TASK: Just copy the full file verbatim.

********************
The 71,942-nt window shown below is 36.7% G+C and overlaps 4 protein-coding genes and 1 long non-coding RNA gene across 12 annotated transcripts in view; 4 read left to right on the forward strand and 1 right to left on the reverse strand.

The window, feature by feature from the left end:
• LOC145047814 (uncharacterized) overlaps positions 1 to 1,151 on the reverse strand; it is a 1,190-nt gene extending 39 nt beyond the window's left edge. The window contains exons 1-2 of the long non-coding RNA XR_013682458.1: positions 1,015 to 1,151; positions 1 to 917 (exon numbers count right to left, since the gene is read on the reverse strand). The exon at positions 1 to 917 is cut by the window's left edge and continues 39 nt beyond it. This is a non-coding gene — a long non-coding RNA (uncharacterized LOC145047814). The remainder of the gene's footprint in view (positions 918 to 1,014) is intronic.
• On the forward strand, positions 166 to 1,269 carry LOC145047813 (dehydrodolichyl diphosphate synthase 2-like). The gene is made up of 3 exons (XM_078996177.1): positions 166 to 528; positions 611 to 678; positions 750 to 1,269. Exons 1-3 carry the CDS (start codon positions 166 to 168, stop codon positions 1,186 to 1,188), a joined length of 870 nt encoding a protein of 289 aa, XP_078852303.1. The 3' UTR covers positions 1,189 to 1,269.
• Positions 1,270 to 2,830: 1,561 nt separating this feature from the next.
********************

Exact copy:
The 71,942-nt window shown below is 36.7% G+C and overlaps 4 protein-coding genes and 1 long non-coding RNA gene across 12 annotated transcripts in view; 4 read left to right on the forward strand and 1 right to left on the reverse strand.

The window, feature by feature from the left end:
• LOC145047814 (uncharacterized) overlaps positions 1 to 1,151 on the reverse strand; it is a 1,190-nt gene extending 39 nt beyond the window's left edge. The window contains exons 1-2 of the long non-coding RNA XR_013682458.1: positions 1,015 to 1,151; positions 1 to 917 (exon numbers count right to left, since the gene is read on the reverse strand). The exon at positions 1 to 917 is cut by the window's left edge and continues 39 nt beyond it. This is a non-coding gene — a long non-coding RNA (uncharacterized LOC145047814). The remainder of the gene's footprint in view (positions 918 to 1,014) is intronic.
• On the forward strand, positions 166 to 1,269 carry LOC145047813 (dehydrodolichyl diphosphate synthase 2-like). The gene is made up of 3 exons (XM_078996177.1): positions 166 to 528; positions 611 to 678; positions 750 to 1,269. Exons 1-3 carry the CDS (start codon positions 166 to 168, stop codon positions 1,186 to 1,188), a joined length of 870 nt encoding a protein of 289 aa, XP_078852303.1. The 3' UTR covers positions 1,189 to 1,269.
• Positions 1,270 to 2,830: 1,561 nt separating this feature from the next.